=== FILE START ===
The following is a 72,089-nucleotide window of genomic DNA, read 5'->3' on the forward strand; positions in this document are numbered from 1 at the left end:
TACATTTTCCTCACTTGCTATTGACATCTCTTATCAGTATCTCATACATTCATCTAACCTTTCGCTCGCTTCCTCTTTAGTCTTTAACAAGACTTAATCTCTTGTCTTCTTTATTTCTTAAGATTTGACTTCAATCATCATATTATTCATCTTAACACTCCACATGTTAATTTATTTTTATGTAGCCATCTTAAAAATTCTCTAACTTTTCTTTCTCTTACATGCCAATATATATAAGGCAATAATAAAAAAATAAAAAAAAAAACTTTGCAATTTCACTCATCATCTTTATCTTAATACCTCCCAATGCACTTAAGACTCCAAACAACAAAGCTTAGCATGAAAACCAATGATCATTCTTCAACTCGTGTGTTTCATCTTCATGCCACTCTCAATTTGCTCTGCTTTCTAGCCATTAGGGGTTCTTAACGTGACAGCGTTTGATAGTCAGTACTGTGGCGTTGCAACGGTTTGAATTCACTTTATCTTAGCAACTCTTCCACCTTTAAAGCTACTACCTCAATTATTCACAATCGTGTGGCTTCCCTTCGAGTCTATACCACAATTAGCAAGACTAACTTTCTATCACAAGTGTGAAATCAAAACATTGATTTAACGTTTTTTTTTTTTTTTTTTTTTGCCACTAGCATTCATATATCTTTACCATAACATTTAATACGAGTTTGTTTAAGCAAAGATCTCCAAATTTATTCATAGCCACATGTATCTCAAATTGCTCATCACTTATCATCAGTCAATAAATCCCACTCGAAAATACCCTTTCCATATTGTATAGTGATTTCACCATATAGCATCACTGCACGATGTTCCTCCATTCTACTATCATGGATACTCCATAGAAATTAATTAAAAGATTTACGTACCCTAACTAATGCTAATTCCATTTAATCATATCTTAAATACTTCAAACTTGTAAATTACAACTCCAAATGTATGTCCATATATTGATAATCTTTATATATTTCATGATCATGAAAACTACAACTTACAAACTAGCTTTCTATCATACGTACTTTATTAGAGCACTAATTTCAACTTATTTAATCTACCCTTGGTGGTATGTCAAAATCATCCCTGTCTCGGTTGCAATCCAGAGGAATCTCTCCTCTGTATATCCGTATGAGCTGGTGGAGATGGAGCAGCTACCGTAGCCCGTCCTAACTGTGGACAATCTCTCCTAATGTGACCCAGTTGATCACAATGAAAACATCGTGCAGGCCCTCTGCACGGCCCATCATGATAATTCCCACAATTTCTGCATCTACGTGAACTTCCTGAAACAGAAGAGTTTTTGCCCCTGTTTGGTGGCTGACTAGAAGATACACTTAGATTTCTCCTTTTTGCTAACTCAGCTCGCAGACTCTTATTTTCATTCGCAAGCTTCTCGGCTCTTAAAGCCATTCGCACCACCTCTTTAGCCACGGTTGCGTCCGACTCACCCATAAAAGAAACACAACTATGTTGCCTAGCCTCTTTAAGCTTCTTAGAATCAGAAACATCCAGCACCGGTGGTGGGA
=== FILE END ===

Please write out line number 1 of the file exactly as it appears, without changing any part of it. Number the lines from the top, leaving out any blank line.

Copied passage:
The following is a 72,089-nucleotide window of genomic DNA, read 5'->3' on the forward strand; positions in this document are numbered from 1 at the left end: